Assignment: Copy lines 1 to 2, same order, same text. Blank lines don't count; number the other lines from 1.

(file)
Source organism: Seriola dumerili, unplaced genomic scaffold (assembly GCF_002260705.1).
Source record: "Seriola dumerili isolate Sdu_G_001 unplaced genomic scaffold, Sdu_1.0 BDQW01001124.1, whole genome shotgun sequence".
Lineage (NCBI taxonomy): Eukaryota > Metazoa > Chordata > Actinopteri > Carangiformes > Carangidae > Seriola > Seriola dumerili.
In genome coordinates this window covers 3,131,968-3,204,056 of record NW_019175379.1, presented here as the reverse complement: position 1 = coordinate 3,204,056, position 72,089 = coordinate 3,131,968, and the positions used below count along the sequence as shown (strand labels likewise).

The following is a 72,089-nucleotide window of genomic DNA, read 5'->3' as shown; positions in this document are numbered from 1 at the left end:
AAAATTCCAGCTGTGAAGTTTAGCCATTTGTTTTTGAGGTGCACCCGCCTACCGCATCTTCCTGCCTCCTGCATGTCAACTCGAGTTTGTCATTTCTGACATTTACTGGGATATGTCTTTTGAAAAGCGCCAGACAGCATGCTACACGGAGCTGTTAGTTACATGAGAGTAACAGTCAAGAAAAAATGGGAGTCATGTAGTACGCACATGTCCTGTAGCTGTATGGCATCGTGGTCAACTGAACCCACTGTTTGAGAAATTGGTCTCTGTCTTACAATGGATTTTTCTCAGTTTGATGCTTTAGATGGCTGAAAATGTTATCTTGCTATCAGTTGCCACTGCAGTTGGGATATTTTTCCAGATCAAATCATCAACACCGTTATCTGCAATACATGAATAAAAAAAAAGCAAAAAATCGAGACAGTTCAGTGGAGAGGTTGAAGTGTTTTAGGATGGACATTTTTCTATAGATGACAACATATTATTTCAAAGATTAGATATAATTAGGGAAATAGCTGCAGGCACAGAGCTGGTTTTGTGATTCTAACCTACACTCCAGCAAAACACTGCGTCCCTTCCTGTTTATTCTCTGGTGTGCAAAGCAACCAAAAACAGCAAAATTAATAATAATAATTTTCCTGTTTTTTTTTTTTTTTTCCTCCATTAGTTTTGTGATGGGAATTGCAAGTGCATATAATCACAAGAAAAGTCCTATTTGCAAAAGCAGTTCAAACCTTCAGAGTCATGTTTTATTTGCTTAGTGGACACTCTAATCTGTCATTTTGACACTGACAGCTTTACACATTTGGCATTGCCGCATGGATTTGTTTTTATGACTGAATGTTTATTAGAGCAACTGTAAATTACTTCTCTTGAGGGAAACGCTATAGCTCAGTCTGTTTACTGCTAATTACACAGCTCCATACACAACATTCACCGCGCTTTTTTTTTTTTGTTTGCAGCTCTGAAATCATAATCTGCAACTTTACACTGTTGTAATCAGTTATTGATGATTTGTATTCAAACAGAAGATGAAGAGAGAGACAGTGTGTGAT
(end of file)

Source organism: Seriola dumerili, unplaced genomic scaffold (assembly GCF_002260705.1).
Source record: "Seriola dumerili isolate Sdu_G_001 unplaced genomic scaffold, Sdu_1.0 BDQW01001124.1, whole genome shotgun sequence".